Her probation required her to stay in Oklahoma City, where she grew up, and prohibited her from flying. Meanwhile, legal proceedings in Hawaii have begun to allow the children’s foster parents to adopt them.
Freeman has been denied permission to attend custody hearings in Maui over the last six months, court records show.
“I have cried. I have cried for my children every day,” Freeman said. “I feel the system is failing me.”
January 23, 2009
It appears that it is impossible to see any of the archived material on the old site. So, I am in the process of moving everything over here (a tedious task).
In the off chance that you actually want to find something from the archives, wait around a while, and it should show up.
January 22, 2009
Socialism is a philosophy of failure, the creed of ignorance, and the gospel of envy, its inherent virtue is the equal sharing of misery.
– Sir Winston Churchill
January 22, 2009
Posted by Offa Rex under Europe
, Stupid Stuff 1 Comment
So much fodder in one little story, I don’t even know where to start . . .
Former French president Jacques Chirac was rushed to hospital after being mauled by his own ‘clinically depressed’ pet dog.
The 76-year-old statesman was savaged by his white Maltese dog – which suffers from frenzied fits and is being treated with anti-depressants.
The animal, named Sumo, had become increasingly violent over the past years and was prone to making ‘vicious, unprovoked attacks’, Chirac’s wife Bernadette said.
Upon questioning, the dog admitted that he had, in fact, attached Chirac. Sumo did, however, note that the former president put up no resistance whatsoever. “I guess that after years of conditioning French politicians can’t help but surrender. It’s like that miscreant Pavlov messing with those poor beagles,” said Sumo
When asked about his depression, Sumo seemed both defeated and defensive, replying, “It is so hard to maintain any self respect. You would be clinically depressed too if you woke up one morning realizing that you were the descendent of wolves but had been reduced to a quiche eating surrender monkey’s lap dog.”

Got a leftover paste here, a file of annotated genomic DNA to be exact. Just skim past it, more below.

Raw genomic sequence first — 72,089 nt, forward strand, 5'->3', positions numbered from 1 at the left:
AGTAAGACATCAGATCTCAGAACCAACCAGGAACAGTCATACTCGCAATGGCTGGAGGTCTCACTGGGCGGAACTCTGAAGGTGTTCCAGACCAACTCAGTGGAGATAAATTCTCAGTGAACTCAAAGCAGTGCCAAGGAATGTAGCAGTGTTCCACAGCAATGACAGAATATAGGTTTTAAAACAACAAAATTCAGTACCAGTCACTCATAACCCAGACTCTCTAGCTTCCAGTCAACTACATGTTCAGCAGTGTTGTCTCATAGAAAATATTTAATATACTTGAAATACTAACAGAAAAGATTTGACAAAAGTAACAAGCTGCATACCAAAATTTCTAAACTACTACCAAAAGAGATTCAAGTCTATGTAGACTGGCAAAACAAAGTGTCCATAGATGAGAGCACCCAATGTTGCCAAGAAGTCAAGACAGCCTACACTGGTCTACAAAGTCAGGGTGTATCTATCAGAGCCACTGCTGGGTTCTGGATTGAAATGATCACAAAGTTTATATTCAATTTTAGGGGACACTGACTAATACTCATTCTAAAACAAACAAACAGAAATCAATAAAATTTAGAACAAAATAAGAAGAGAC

January 21, 2009
Posted by Offa Rex under Law 1 Comment
But as much of a cliché as it is, George Washington was truly the father of the Republic. Without him, it is unlikely there would be an Inauguration on Tuesday.
General Washington was the very embodiment of the Revolution. But in something as rare as a usable Porta Potty on the Mall this Tuesday, a beloved revolutionary leader voluntarily chose to step down. Napoleon didn’t do it. Neither did Mao—nor Franklin Roosevelt.
The one thing all these leaders had in common is they not only sold themselves as the embodiment of their nation, and all its hopes, dreams and aspirations—but believed it themselves.
Not Washington. Even though his grateful constituents worshiped the Hero of the Revolution as a transcendent figure who was the one they sought, and the one through whom the change they thirsted for, could be actualized—Washington did not believe that.
He was simply a man– a public servant who was grateful, but yet humbled, to perform the duties outlined by the Constitutional Convention.
Washington’s willingness to relinquish power saved the United States from the fate suffered by so many of its neighbors.